Shooting from the lip: Tom Jones gives his Two Cents on the world of sports
These days, this area is the sports capital of the United States.
Think about it. There might not have been a better place to be a sports fan in the past nine months than in Central Florida. With a little bit of cash and a half-tank of gas, you could’ve gone to watch the championships of three of North America’s four major sports.
In October, the World Series was at Tropicana Field in St. Petersburg. In February, Tampa’s Raymond James Stadium hosted the Super Bowl. And now, in Orlando, the Magic is playing in the NBA Finals. That’s three of the four major sports holding championships in our area.
Many cities have hosted two championships in the span of a year or a few months, although it’s rare that the same community hosts the Super Bowl and the World Series — probably the country’s two premier sporting events — in the same general time frame.
A look back at some other cities that, for a short spell, could lay claim to being the sports capital of the United States:
It’s hard to find a city that played host to more championships in a short spell than Minneapolis. From the last week of May 1991 to the first week of April 1992 — a span of 11 months — Minneapolis was home to the Stanley Cup final, golf’s U.S. Open, the World Series, the Super Bowl and the Final Four.
It started with Mario Lemieux and the Penguins winning their first Cup by beating the old North Stars in May 1991. Two weeks later, Payne Stewart won his first U.S. Open title at Hazeltine National Golf Club in Chaska, a suburb of the Twin Cities. The Twins followed that in October with a thrilling seven-game World Series victory against the upstart Braves. At Super Bowl XXVI at the Metrodome in January 1992, the Redskins handed the Bills the second of four consecutive Super Bowl losses. Then, on April 6, Duke won its second consecutive NCAA basketball title with a victory against Michigan.
San Diego, 1998
As a sports town, San Diego is famous for never winning a championship in a major sport, not even at the college level. But in 1998, San Diego did host this country’s two premier sporting events. On Jan. 25, 1998, Qualcomm Stadium hosted a pretty decent Super Bowl as the Broncos and quarterback John Elway won their first NFL title with a 31-24 victory against Brett Favre’s Packers. In October of that year, the Padres advanced to their second World Series, but it was a short stay as they were swept by the Yankees.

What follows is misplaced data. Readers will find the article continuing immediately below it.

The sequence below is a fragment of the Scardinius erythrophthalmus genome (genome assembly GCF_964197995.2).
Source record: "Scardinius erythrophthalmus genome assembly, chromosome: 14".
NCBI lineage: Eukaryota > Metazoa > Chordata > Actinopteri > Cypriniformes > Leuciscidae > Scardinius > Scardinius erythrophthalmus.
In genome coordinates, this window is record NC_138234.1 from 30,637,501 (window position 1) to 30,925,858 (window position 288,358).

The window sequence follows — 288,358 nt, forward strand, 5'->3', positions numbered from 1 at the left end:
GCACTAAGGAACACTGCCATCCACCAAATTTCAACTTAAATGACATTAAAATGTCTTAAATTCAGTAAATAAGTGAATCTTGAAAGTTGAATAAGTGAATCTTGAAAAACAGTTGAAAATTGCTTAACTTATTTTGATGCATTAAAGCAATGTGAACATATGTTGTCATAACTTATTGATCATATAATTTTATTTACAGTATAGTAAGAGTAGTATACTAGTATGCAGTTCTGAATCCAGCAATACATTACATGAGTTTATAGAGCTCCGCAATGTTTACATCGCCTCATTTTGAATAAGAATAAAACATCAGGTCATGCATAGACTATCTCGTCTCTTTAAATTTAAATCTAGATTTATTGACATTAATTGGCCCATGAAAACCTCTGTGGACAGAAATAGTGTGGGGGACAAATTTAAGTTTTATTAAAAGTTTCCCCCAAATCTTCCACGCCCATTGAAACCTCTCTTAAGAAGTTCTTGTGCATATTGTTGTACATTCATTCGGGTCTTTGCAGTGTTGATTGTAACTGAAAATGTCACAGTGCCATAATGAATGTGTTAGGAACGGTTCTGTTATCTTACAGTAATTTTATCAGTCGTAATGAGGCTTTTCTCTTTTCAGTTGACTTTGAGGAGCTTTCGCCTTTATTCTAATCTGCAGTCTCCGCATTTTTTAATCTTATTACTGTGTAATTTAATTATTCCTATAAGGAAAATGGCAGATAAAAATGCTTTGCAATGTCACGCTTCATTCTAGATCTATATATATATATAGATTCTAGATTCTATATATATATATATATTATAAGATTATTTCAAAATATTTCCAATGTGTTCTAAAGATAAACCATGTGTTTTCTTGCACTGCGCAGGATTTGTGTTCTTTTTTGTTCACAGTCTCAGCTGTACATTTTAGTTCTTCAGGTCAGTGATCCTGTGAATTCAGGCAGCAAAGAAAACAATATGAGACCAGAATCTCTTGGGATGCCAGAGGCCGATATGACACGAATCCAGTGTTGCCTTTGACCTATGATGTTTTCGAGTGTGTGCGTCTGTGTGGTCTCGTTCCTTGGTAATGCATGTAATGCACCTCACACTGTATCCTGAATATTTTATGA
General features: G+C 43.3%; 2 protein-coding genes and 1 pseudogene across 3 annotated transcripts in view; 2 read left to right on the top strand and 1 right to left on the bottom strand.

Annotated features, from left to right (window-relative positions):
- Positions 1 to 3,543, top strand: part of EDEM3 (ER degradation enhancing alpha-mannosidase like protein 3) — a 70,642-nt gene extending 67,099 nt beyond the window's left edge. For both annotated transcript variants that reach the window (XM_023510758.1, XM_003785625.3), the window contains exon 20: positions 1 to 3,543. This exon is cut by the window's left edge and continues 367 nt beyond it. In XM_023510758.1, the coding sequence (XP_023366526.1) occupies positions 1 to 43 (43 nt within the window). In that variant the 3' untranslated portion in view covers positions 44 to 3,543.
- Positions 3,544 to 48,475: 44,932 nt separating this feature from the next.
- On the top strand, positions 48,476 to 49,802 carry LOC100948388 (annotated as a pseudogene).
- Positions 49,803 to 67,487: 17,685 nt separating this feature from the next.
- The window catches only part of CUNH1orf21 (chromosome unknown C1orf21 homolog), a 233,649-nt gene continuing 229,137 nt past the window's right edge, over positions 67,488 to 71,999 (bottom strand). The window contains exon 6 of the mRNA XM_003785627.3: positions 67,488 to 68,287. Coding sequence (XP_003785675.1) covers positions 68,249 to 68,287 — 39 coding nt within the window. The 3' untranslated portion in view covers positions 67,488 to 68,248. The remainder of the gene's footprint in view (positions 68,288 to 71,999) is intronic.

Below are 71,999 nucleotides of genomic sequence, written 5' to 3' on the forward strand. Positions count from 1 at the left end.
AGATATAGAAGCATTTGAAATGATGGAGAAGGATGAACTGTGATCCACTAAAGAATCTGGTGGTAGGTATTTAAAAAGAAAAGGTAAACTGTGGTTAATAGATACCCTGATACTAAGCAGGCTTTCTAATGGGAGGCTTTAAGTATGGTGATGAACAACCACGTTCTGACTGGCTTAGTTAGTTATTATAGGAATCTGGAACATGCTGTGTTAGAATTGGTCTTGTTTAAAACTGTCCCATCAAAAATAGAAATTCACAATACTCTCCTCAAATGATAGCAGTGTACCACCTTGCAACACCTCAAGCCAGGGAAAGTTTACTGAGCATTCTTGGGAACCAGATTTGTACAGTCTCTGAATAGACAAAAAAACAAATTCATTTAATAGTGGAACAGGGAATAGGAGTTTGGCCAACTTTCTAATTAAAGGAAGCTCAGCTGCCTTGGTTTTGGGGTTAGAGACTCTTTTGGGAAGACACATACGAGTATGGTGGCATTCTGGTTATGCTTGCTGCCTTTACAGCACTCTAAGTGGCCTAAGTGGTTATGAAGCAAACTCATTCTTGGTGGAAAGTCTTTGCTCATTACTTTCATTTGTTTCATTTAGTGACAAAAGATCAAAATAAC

Another city to have the double dose of the Super Bowl and World Series in the same calendar year. In Super Bowl XL on Feb. 5, 2006, at Detroit’s Ford Field, Motor City native Jerome Bettis returned with the Pittsburgh Steelers and beat the Seattle Seahawks 21-10. In October, the Tigers, just three years removed from losing 119 games, advanced to the World Series, where they lost in five games to the Cardinals.
Los Angeles, 1977
Pasadena’s Rose Bowl hosted Super Bowl XI on Jan. 9, 1977, when the Raiders pounded the Vikings 32-14. In October of that year, the Dodgers fell victim to the Yankees in the World Series. That was the season of Reggie Jackson’s three-homer performance to wrap up the series in Game 6 back in New York.
Los Angeles, 1972-74
This is a longer stretch of time, but from spring 1972 to fall 1974, Los Angeles hosted two NBA Finals, a Final Four, a Super Bowl and a World Series.
What is it with former Bucs and the broadcast booth? With former safety John Lynch and former coaches Jon Gruden and Tony Dungy all joining the booth this offseason, the Bucs now have seven former players or coaches who are talking into microphones. The list:
NBC’s Football Night in America
He knows his stuff, but he’s so soft-spoken and pleasant that it’s hard to imagine he’s going to be the dynamic voice viewers usually see in a studio. We’ll have to wait to see how good he will be.
Fox and Bucs preseason games
Good looks and intelligent. Hey, the guy went to Stanford, so we know he can speak. Here’s hoping he’s not too technical.
The former Bucs QB doesn’t have the on-field resume of many jocks-turned-broadcasters, so some viewers might not give him tons of credibility. He’s extremely outspoken and brutally honest but not just for the sake of being outspoken. The guy tells it like it is.
He brings a solid ex-star mentality to the set. He doesn’t even mind playing the part of the ex-diva, the coddled superstar, and that makes a perfect foil for the hard-nosed Mike Ditka.
Consider us shocked because not only is he the best of the former Bucs on the air, he might be the best football analyst there is. It seems that everything that comes out of his mouth is exactly the way he meant it to come out. And all of it is interesting.
No surprise that he is entertaining because he isn’t afraid to criticize anyone. But sometimes you have to wonder if he says something crazy just to say something crazy.
Three things that popped into my head
1. How weird is it that the Rays will have the 30th pick in Tuesday’s Major League Baseball draft? Anything lower than No. 3 seems strange. By the way, a couple of the mock drafts have the Rays taking Wil Myers, a 6-foot-3, 185-pound catcher/third baseman from Wesleyan Christian Academy in High Point, N.C., but some scouts have moved Myers up into the top 20.
2. You get the feeling that if Roger Federer, right, cannot win the French Open now that nemesis Rafael Nadal is out, his chances of winning two more majors and breaking Pete Sampras’ record of 14 might never happen. You just know that Nadal is going to be loaded for bear at Wimbledon and the U.S. Open.
3. Is anyone interested in the Belmont now that Rachel Alexandra has dropped out of the race?
[CHRIS ZUPPA (Rays fan), DIRK SHADD (Super Bowl), BRIAN CASSELLA (Jon Gruden)]